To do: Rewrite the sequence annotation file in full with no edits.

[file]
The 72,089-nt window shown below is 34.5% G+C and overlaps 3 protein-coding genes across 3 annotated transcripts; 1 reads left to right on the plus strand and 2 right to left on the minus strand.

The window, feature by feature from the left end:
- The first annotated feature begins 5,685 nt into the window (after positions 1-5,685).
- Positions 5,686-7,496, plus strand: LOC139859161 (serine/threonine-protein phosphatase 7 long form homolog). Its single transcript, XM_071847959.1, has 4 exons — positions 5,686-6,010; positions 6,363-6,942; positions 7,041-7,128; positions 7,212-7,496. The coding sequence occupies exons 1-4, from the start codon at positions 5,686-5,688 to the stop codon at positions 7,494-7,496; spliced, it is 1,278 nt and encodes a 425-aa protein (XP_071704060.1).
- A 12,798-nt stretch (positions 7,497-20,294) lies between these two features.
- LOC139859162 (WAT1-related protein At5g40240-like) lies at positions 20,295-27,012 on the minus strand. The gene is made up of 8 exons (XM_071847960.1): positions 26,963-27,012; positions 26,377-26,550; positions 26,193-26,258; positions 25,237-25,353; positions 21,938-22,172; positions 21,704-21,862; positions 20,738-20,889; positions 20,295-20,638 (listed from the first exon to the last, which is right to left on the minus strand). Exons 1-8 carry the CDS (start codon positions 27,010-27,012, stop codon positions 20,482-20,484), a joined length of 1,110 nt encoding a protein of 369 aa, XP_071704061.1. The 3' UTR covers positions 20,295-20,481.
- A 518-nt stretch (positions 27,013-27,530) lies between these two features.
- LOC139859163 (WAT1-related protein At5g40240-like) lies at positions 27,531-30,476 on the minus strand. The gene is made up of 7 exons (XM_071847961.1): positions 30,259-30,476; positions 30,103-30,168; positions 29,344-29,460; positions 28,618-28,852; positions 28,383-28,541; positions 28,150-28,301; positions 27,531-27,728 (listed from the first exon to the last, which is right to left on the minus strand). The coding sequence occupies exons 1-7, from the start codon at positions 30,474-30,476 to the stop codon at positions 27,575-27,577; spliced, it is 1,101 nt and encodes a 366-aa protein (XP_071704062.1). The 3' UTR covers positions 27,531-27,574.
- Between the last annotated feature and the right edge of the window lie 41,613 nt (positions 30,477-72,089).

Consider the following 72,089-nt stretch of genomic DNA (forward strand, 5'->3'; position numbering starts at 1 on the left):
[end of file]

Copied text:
The 72,089-nt window shown below is 34.5% G+C and overlaps 3 protein-coding genes across 3 annotated transcripts; 1 reads left to right on the plus strand and 2 right to left on the minus strand.

The window, feature by feature from the left end:
- The first annotated feature begins 5,685 nt into the window (after positions 1-5,685).
- Positions 5,686-7,496, plus strand: LOC139859161 (serine/threonine-protein phosphatase 7 long form homolog). Its single transcript, XM_071847959.1, has 4 exons — positions 5,686-6,010; positions 6,363-6,942; positions 7,041-7,128; positions 7,212-7,496. The coding sequence occupies exons 1-4, from the start codon at positions 5,686-5,688 to the stop codon at positions 7,494-7,496; spliced, it is 1,278 nt and encodes a 425-aa protein (XP_071704060.1).
- A 12,798-nt stretch (positions 7,497-20,294) lies between these two features.
- LOC139859162 (WAT1-related protein At5g40240-like) lies at positions 20,295-27,012 on the minus strand. The gene is made up of 8 exons (XM_071847960.1): positions 26,963-27,012; positions 26,377-26,550; positions 26,193-26,258; positions 25,237-25,353; positions 21,938-22,172; positions 21,704-21,862; positions 20,738-20,889; positions 20,295-20,638 (listed from the first exon to the last, which is right to left on the minus strand). Exons 1-8 carry the CDS (start codon positions 27,010-27,012, stop codon positions 20,482-20,484), a joined length of 1,110 nt encoding a protein of 369 aa, XP_071704061.1. The 3' UTR covers positions 20,295-20,481.
- A 518-nt stretch (positions 27,013-27,530) lies between these two features.
- LOC139859163 (WAT1-related protein At5g40240-like) lies at positions 27,531-30,476 on the minus strand. The gene is made up of 7 exons (XM_071847961.1): positions 30,259-30,476; positions 30,103-30,168; positions 29,344-29,460; positions 28,618-28,852; positions 28,383-28,541; positions 28,150-28,301; positions 27,531-27,728 (listed from the first exon to the last, which is right to left on the minus strand). The coding sequence occupies exons 1-7, from the start codon at positions 30,474-30,476 to the stop codon at positions 27,575-27,577; spliced, it is 1,101 nt and encodes a 366-aa protein (XP_071704062.1). The 3' UTR covers positions 27,531-27,574.
- Between the last annotated feature and the right edge of the window lie 41,613 nt (positions 30,477-72,089).

Consider the following 72,089-nt stretch of genomic DNA (forward strand, 5'->3'; position numbering starts at 1 on the left):